was applied thereon to a thickness of 20 microns and dried at room temperature for one week to give Sample No. 3.

Similarly, a rust preventing paint having the same formulation as above except that 6.3 parts of talc was replaced with the same amount of zinc chromate was applied on the same steel panel to a thickness of 30 microns and dried at room temperature for one week to give Sample No. 4.

Samples No. 3 and No. 4 were subjected to the conventional salt spray testing for 240 hours and visually observed. The results are shown in Table 2.

              TABLE 2______________________________________Sample          Rust   Blister______________________________________No. 3           ○                  ○No. 4           Δ                  Δ-X______________________________________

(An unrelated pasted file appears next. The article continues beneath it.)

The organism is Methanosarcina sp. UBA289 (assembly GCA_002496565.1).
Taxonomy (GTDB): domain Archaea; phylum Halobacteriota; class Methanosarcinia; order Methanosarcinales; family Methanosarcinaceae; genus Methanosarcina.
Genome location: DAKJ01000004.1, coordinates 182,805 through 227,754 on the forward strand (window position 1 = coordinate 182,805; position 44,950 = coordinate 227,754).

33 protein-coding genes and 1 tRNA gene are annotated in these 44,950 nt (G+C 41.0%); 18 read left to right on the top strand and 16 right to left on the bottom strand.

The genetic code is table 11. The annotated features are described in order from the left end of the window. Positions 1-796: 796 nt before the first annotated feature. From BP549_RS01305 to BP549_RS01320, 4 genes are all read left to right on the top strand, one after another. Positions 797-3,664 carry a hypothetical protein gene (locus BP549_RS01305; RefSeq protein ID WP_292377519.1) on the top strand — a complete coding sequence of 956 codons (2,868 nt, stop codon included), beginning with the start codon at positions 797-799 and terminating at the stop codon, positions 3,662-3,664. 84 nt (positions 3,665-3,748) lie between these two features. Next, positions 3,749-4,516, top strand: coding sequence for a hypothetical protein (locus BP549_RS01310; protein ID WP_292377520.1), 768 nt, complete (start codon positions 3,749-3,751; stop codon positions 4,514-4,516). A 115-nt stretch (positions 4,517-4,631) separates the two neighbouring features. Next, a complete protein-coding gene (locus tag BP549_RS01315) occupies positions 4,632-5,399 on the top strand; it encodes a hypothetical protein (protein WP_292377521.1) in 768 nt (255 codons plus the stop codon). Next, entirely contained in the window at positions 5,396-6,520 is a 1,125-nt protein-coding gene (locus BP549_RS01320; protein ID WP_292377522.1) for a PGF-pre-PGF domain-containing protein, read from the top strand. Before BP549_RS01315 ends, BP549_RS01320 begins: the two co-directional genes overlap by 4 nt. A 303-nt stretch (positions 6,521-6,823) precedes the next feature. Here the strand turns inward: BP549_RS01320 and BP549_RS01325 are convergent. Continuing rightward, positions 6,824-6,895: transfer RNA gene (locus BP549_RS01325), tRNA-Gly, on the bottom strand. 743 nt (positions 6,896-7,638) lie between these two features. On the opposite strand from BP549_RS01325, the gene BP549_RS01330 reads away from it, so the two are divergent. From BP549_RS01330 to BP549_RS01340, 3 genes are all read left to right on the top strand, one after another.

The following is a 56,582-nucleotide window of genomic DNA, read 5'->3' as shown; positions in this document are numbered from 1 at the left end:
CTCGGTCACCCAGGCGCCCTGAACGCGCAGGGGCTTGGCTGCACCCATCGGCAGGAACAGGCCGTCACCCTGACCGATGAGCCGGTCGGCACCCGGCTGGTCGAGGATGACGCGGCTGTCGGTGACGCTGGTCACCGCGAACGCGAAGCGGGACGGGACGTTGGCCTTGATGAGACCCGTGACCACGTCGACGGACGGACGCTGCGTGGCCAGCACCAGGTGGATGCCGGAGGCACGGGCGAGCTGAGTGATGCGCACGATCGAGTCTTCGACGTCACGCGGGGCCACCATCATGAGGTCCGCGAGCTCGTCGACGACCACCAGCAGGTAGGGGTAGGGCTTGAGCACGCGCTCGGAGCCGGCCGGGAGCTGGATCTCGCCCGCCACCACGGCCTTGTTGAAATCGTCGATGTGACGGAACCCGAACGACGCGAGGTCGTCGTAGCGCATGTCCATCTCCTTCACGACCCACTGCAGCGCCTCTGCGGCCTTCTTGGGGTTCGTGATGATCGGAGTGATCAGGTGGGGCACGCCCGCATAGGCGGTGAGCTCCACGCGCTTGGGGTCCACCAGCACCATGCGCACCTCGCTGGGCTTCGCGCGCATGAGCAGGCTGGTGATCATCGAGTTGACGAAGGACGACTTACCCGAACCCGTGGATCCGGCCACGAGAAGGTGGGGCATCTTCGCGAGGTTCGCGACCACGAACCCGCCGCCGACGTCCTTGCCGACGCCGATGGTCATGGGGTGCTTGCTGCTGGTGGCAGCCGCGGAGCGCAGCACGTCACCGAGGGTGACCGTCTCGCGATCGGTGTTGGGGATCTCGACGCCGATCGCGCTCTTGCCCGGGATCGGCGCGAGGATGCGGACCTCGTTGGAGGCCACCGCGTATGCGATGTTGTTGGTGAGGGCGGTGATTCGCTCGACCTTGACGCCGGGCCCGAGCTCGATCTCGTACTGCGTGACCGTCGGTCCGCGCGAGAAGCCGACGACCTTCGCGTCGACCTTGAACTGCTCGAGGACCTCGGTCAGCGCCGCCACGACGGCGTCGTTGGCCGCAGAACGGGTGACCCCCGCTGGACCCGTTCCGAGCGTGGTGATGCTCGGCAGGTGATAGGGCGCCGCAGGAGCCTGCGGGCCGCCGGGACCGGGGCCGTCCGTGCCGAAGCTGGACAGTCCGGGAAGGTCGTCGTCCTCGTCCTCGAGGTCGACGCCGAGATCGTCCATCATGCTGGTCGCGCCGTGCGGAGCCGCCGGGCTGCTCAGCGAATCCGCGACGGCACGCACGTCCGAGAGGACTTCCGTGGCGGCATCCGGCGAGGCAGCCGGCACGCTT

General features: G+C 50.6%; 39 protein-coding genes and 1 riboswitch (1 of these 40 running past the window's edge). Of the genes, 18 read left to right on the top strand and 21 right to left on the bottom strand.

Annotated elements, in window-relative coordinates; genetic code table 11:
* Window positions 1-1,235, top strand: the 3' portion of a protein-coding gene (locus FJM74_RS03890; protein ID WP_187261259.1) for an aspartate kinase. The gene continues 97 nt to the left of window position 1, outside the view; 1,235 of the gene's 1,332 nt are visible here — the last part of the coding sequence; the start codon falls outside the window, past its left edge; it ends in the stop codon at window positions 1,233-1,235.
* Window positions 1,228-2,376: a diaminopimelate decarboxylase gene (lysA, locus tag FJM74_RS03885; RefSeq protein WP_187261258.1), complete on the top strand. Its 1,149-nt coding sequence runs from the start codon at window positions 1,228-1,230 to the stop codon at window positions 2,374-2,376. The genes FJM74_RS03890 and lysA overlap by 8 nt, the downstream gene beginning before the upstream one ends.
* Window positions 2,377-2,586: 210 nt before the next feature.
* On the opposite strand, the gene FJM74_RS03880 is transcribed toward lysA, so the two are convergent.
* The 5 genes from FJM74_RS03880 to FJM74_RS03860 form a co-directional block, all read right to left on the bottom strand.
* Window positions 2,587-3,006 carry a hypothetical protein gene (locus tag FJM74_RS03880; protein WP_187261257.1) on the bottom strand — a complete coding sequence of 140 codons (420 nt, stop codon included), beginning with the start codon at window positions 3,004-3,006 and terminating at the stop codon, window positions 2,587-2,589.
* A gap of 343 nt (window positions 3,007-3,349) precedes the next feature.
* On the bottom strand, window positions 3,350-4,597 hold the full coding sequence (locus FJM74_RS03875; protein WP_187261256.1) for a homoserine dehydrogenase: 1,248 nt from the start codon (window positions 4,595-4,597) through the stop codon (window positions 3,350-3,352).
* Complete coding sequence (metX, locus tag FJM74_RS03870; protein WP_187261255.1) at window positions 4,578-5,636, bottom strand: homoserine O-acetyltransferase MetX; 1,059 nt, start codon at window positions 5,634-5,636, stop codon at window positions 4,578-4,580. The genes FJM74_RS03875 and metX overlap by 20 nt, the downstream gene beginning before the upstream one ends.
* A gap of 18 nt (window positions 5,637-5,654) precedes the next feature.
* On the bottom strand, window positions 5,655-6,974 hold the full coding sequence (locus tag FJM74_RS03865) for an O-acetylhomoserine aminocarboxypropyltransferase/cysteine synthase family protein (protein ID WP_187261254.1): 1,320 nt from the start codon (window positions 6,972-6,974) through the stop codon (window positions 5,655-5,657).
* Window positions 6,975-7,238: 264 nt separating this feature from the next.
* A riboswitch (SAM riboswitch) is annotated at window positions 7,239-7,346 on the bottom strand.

EXAMPLE 6

The resinous solution of Example 3 was applied on a galvanized steel panel to a thickness of 5 microns and dried at 50 C. for 2 hours. Then an acrylic enamel having the following composition:

______________________________________Acryl resin (ACRYDIC A-405,                     43.8 partsDAINIPPON INK AND CHEMICALS,INC.)Melamine resin (SUPER BECKAMINE                     15.6 partsJ-820, DAINIPPON INK ANDCHEMICALS, INC.)Titanium dioxide          31.3 partsCalcium carbonate         3.0 partsSolvent                   6.3 partsTotal                    100.0 parts______________________________________

was applied thereon to a thickness of 15 microns and baked at 130 C. for 30 minutes to give Sample No. 5.

Similarly, an acrylic enamel having the same formulation as above except that 3.0 parts of calcium carbonate was replaced with the same amount of zinc chromate was applied on the same galvanized panel to a thickness of 20 microns and baked at 130 C. for 30 minutes to give Sample No. 6.